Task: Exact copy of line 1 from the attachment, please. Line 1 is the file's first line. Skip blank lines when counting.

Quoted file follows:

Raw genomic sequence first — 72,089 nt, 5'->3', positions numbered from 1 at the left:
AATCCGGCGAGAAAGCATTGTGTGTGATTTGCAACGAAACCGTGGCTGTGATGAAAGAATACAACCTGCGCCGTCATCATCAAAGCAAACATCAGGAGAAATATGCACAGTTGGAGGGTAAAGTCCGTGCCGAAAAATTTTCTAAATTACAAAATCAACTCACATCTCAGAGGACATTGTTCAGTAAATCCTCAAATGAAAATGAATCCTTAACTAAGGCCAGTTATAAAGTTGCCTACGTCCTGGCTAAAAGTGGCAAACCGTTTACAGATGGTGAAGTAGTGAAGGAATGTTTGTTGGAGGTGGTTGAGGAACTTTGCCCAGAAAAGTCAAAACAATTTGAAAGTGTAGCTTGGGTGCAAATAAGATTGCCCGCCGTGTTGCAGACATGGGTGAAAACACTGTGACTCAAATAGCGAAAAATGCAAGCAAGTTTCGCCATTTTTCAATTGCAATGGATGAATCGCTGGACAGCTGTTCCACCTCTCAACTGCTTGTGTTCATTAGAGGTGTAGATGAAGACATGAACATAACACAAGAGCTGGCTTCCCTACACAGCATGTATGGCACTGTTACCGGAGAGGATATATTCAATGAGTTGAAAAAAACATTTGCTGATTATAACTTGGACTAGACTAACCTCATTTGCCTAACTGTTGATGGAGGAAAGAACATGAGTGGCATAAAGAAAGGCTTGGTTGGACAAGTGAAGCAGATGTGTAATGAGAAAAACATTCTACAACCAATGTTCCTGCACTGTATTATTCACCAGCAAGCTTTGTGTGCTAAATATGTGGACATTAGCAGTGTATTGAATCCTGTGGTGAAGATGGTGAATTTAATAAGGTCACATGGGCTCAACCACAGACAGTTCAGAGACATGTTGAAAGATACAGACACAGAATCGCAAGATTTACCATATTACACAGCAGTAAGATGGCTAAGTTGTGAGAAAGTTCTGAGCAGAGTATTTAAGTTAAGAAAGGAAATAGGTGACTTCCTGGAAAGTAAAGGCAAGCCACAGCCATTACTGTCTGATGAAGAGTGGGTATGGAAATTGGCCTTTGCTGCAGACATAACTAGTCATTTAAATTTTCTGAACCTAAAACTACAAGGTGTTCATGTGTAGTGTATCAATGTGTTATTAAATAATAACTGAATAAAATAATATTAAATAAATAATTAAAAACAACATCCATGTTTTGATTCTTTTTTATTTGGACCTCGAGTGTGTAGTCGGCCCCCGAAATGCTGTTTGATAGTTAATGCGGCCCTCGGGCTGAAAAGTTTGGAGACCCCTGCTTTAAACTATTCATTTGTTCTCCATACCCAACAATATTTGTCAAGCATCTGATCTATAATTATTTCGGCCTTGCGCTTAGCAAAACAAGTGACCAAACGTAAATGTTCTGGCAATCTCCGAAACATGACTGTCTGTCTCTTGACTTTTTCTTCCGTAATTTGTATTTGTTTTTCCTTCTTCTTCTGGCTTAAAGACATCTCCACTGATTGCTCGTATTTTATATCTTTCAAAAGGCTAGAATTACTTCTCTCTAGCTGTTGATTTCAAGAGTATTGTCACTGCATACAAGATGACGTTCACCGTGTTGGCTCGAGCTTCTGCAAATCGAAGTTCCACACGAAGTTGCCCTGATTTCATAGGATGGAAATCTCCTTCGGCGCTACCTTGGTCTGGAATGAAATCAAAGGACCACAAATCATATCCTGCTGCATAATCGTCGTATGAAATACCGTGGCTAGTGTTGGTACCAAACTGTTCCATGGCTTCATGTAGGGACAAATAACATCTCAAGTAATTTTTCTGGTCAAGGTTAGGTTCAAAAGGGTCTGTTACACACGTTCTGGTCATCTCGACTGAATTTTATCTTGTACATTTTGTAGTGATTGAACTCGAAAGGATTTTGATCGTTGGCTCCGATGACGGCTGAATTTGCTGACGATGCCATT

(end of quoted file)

Raw genomic sequence first — 72,089 nt, 5'->3', positions numbered from 1 at the left: